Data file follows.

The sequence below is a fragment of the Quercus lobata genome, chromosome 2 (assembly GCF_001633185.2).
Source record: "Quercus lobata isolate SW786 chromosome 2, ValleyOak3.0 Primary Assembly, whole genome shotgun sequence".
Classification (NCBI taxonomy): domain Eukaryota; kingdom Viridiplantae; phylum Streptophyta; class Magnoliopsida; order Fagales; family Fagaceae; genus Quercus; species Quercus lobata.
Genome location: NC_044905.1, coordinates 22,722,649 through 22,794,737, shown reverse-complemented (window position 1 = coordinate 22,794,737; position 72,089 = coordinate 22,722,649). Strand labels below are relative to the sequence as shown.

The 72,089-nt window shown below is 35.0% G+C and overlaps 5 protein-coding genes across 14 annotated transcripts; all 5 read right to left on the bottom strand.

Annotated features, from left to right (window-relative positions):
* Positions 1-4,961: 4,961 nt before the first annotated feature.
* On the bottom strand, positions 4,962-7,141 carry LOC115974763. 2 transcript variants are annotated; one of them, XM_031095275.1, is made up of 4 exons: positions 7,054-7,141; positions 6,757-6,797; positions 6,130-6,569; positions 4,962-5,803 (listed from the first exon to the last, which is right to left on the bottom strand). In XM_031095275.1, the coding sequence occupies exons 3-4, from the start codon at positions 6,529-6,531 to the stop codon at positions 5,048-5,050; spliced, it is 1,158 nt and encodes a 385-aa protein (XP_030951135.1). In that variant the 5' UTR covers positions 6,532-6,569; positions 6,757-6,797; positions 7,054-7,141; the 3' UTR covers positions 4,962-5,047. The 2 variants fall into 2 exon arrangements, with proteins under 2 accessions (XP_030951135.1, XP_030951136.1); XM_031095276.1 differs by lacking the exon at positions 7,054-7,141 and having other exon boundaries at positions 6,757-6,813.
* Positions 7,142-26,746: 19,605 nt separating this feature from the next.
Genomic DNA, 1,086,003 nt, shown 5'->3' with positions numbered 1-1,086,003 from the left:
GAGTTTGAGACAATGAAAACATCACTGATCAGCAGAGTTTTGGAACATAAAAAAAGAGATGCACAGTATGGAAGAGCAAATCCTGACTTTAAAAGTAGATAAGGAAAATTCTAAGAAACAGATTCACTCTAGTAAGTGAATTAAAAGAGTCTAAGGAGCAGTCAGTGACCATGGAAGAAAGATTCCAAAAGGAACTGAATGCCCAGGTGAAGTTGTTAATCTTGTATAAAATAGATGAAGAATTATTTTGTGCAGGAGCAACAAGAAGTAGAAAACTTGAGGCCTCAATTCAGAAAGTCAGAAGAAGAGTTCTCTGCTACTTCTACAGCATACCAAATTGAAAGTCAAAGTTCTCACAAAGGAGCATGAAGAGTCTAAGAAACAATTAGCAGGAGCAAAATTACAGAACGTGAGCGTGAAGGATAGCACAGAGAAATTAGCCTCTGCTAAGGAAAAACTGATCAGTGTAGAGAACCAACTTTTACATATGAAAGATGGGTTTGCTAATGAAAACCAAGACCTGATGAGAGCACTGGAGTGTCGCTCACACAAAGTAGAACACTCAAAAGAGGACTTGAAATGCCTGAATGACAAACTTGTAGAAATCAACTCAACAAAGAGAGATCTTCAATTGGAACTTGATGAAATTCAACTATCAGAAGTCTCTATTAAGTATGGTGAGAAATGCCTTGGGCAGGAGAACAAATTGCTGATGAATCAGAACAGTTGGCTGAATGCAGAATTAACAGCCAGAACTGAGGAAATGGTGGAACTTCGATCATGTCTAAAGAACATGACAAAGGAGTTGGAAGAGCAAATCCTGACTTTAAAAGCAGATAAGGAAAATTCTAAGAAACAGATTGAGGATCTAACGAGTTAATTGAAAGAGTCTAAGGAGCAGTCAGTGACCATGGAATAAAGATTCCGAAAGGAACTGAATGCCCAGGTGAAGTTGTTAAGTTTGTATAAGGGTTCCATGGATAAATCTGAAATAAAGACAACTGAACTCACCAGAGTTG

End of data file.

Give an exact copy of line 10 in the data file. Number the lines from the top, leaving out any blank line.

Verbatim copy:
Genomic DNA, 1,086,003 nt, shown 5'->3' with positions numbered 1-1,086,003 from the left: